Utah’s Mighty Five: Yes, they totally live up to the hype!

You have to hand it to the tourism bureau the past few years in Utah; they have really made a push to make their National Parks (The Mighty Five) a destination.  I can’t say that I had any idea of what Utah had to offer, but those TV commercials really grabbed our interest.  In fact, as we were thinking of places we may want to visit in our travels, Chris made sure that Utah made the list.  And yes, Utah has quickly become one of our favorite places, and we only hit four of The Mighty Five!

We started on the western side with Zion.  We stayed in Mt. Carmel Junction, which is to the East of the park.  Here are some maps to familiarize you with the area…Mt. Carmel J. Map

Zion Map

 

 

 

 

First impressions can be the most memorable, and we have found that one of the most special moments of visiting national parks is our first entrance into the park and our first glimpses at its unique glory.  Zion’s first impressions are saturated in salmon and warm hues with stunning spires and steep slick rock.  In contrast to the dry rock, the Virgin River runs through Zion Canyon adding its pale, sediment-filled refreshing flow to the coarse landscape.

Starting at the East entrance, we viewed the rock landscape and its inhabitants…
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20150911_120023DSC_0083 Big Horn Sheep, ZionThe East entrance also allows you to experience the two tunnels.  The first is a quick introduction to prepare you for the second tunnel, which is over a mile long and was built in the 30s (you can imagine how narrow the road is, as it was built for the first vehicles).  20150911_122025Upon exiting the second tunnel, you have a grand view of the Canyon and Pine Creek which runs along the East entrance (it was mostly dry until the flash flood occurred)…20150911_12352720150914_183223 20150914_18324020150911_123342Once you reach Canyon Junction and the Virgin River, it is time to park the vehicle and take the obligatory shuttle.  The shuttle is the only transport through Zion Canyon during the summer months (which includes September).  The shuttle runs on the green route above on the Zion map.  It is a lot of fun to take the shuttle, but you have to be prepared and make sure you take food and plenty of water with you, because you won’t be able to go back to your car between hikes.  Also, it was in the upper 90s while we were there, and there is no air conditioning on those shuttles (this probably accounts for Chris’ crazed look).Zion Shuttle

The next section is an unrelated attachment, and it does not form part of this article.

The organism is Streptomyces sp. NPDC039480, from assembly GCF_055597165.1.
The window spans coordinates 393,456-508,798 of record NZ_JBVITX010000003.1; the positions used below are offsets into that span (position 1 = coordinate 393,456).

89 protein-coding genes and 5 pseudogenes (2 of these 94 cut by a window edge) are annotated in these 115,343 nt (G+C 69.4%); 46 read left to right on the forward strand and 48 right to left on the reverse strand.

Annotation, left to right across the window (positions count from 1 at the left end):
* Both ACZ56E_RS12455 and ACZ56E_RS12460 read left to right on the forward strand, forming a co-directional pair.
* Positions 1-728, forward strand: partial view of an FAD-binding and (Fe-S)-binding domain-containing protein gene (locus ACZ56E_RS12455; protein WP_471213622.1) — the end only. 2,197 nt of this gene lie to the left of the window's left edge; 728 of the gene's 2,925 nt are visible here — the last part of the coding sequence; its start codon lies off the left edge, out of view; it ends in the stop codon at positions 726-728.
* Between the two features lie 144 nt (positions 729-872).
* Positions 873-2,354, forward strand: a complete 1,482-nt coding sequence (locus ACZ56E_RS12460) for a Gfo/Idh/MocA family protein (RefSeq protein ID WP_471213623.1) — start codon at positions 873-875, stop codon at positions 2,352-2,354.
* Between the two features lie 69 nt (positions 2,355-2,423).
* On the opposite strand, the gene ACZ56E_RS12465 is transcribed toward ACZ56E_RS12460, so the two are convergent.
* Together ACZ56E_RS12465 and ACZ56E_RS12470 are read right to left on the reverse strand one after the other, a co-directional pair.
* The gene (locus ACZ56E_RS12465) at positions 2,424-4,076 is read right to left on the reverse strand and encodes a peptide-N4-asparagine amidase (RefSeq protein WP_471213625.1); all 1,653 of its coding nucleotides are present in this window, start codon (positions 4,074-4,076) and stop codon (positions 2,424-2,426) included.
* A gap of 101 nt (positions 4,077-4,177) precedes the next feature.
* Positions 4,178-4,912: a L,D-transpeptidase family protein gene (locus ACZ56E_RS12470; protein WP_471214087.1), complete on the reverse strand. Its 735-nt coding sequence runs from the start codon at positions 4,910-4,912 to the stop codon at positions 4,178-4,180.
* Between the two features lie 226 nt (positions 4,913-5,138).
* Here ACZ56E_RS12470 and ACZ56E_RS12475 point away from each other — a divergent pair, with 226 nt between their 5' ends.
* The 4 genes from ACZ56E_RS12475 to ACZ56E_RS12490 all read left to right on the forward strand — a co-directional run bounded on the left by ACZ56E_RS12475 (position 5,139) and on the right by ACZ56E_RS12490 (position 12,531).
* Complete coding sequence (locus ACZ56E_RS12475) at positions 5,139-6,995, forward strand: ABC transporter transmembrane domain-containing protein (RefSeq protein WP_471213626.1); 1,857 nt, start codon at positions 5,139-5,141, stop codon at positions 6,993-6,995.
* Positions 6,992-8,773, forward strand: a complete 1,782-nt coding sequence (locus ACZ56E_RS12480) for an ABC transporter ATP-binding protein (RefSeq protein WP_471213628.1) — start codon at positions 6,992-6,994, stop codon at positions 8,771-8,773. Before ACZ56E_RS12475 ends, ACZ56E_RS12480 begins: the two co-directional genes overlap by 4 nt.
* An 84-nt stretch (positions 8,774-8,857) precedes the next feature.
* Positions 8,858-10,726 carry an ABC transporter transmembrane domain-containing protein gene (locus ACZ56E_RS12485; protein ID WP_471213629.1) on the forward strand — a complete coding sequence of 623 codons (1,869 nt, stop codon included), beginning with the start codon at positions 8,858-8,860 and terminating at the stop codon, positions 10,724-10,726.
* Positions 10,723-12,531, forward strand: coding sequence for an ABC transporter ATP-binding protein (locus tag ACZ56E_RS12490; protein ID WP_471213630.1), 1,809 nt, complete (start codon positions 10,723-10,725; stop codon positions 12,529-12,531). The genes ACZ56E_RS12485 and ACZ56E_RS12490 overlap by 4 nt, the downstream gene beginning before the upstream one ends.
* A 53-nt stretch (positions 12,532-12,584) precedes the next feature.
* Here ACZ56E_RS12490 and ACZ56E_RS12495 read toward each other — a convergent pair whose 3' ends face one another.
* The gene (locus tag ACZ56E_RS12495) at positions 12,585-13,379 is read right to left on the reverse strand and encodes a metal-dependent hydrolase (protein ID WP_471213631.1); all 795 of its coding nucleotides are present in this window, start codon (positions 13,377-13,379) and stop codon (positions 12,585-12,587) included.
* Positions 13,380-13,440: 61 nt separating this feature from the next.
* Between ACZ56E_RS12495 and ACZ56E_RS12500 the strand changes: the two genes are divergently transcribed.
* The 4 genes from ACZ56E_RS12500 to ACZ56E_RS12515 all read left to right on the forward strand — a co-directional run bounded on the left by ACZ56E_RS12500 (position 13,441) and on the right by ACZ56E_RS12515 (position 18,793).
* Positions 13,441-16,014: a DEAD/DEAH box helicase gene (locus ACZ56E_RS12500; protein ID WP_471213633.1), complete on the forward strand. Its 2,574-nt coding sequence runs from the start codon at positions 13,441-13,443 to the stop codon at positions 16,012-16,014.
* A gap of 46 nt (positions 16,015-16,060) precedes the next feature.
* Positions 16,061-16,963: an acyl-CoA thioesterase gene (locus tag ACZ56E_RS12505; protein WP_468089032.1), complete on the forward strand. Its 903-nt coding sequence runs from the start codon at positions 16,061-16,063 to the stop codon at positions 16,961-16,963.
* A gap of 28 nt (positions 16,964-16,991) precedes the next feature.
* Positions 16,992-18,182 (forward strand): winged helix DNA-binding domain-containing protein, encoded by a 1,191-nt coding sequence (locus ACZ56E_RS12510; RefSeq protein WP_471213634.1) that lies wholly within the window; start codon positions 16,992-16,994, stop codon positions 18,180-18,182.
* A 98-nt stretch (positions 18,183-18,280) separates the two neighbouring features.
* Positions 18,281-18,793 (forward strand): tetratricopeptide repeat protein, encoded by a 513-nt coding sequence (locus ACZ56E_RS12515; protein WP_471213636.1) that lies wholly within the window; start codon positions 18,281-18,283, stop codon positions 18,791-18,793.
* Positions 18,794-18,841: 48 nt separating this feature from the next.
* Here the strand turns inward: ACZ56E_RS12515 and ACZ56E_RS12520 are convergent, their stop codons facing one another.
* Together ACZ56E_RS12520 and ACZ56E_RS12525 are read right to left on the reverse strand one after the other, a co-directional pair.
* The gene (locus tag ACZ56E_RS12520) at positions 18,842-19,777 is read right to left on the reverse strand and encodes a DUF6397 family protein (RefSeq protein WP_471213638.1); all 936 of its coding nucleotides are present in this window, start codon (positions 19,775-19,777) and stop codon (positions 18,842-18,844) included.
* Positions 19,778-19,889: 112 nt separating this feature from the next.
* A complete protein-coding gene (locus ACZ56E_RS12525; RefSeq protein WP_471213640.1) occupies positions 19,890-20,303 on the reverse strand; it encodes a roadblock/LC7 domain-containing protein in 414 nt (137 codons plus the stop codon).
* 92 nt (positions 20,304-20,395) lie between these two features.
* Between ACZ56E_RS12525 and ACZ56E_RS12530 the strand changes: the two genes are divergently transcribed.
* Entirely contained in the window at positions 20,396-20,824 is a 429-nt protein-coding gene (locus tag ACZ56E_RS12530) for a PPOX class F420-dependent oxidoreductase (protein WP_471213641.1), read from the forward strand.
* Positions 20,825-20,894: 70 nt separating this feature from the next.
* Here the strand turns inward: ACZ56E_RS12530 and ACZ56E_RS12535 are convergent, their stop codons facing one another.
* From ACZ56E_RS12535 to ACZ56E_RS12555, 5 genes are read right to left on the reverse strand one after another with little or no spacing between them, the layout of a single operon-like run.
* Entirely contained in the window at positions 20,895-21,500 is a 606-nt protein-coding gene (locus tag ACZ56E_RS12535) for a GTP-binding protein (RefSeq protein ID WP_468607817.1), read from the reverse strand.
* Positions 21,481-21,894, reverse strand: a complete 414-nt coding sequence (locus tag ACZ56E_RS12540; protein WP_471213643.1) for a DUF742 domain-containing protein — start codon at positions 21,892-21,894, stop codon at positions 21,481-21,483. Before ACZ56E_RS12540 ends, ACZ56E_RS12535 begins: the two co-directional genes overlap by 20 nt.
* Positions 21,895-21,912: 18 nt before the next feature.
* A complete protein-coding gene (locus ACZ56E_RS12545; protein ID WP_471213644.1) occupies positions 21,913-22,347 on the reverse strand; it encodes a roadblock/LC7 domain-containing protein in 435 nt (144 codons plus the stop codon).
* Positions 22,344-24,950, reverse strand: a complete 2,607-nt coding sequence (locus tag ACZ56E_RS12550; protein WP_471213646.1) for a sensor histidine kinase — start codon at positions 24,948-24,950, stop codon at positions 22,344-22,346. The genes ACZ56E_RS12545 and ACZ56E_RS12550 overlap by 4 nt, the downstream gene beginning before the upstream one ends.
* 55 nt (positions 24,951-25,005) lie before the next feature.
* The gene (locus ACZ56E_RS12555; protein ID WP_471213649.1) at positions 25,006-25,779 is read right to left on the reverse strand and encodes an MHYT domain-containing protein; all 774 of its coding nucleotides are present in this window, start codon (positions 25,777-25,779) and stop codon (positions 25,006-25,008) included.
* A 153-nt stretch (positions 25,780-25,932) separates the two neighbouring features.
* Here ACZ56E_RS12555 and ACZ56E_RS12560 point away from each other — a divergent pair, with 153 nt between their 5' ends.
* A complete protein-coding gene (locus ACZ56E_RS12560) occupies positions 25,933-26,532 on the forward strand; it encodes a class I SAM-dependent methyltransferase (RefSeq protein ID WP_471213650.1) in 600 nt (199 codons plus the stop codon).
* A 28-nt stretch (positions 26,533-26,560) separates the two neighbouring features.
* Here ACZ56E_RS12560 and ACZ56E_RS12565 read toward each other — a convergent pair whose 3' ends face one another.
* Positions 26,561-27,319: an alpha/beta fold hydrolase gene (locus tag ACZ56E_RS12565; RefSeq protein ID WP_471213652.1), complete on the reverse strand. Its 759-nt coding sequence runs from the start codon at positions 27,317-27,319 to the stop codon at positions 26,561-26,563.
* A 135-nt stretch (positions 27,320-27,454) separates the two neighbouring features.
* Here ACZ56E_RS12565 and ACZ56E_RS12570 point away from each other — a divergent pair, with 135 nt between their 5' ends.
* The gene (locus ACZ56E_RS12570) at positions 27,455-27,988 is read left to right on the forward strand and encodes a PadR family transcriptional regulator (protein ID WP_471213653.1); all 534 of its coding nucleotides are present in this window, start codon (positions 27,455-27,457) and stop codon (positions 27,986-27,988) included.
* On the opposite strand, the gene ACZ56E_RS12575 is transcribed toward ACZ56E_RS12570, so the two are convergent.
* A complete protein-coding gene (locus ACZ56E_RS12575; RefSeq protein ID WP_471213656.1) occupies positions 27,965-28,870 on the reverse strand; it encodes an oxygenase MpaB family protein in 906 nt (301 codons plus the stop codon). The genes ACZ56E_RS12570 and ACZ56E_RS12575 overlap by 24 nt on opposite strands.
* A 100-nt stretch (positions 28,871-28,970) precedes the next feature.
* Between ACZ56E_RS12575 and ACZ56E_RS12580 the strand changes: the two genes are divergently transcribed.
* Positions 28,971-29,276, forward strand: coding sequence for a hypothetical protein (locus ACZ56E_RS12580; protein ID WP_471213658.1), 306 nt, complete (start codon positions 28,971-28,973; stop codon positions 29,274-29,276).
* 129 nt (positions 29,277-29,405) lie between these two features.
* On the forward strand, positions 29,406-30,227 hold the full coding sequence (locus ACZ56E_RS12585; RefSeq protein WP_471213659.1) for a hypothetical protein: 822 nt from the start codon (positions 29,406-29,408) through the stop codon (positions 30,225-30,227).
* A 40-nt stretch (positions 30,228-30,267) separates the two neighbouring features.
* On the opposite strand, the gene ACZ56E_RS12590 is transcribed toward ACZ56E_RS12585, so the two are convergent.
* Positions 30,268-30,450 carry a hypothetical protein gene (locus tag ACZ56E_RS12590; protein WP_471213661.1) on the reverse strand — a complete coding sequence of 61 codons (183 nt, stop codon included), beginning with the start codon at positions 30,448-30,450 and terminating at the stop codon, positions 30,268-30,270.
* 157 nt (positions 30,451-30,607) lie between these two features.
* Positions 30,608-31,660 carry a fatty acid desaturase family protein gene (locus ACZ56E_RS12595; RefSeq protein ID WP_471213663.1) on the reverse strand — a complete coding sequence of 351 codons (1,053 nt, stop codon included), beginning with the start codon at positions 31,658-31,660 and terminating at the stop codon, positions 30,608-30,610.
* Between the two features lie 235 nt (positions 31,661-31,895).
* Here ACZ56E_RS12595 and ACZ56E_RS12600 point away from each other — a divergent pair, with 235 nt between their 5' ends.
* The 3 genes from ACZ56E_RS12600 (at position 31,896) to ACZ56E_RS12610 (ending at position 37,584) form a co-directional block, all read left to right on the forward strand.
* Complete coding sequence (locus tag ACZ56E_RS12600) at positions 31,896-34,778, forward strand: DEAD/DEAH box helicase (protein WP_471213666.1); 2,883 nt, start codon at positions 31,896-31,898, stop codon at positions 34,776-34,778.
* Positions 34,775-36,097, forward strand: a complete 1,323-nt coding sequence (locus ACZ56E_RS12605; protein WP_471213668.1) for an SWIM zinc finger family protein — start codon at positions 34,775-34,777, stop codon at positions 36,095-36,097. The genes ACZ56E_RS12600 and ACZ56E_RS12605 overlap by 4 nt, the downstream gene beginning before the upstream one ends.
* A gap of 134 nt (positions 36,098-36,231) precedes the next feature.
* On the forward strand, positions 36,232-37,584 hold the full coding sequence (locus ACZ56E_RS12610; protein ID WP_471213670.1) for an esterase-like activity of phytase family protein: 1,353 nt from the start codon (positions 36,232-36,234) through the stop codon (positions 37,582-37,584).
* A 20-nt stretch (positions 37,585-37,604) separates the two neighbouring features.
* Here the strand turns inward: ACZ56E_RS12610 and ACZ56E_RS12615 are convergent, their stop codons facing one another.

That is a quick intro to Zion, and I hope that gives you a little glimpse of the first impression that Zion makes.  If you are interested, here is a little bit of information on the area’s settlement and its growth as a national park.  Locals explained that Zion has really taken off in popularity over the past few years, which has necessitated the shuttle-only access.  In 2014, Zion saw 3.19 million visitors!  Our shuttle driver told us that this year is definitely going to break that record!20150914_140919 20150914_141025Up next, we will take a look at the amazing hikes Zion offers!

 


 

 

 

 

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